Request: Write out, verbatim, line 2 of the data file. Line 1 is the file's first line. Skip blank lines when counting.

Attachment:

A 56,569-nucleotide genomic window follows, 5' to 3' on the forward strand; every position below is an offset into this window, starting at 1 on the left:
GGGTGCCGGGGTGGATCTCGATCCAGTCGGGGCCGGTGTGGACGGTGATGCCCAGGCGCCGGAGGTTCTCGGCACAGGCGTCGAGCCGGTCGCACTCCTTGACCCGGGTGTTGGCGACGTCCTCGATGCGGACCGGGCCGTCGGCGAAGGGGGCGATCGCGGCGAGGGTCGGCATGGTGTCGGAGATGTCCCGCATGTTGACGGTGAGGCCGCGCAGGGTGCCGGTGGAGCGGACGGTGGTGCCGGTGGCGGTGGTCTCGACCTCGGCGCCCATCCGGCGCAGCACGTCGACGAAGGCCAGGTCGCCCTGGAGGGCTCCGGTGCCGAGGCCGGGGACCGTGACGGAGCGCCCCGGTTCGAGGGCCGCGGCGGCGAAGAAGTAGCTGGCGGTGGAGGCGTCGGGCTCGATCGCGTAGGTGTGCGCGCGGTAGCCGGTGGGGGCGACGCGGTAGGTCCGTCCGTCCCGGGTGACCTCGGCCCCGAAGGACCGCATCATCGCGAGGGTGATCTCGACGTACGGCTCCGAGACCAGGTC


GGGTGCCGGGGTGGATCTCGATCCAGTCGGGGCCGGTGTGGACGGTGATGCCCAGGCGCCGGAGGTTCTCGGCACAGGCGTCGAGCCGGTCGCACTCCTTGACCCGGGTGTTGGCGACGTCCTCGATGCGGACCGGGCCGTCGGCGAAGGGGGCGATCGCGGCGAGGGTCGGCATGGTGTCGGAGATGTCCCGCATGTTGACGGTGAGGCCGCGCAGGGTGCCGGTGGAGCGGACGGTGGTGCCGGTGGCGGTGGTCTCGACCTCGGCGCCCATCCGGCGCAGCACGTCGACGAAGGCCAGGTCGCCCTGGAGGGCTCCGGTGCCGAGGCCGGGGACCGTGACGGAGCGCCCCGGTTCGAGGGCCGCGGCGGCGAAGAAGTAGCTGGCGGTGGAGGCGTCGGGCTCGATCGCGTAGGTGTGCGCGCGGTAGCCGGTGGGGGCGACGCGGTAGGTCCGTCCGTCCCGGGTGACCTCGGCCCCGAAGGACCGCATCATCGCGAGGGTGATCTCGACGTACGGCTCCGAGACCAGGTC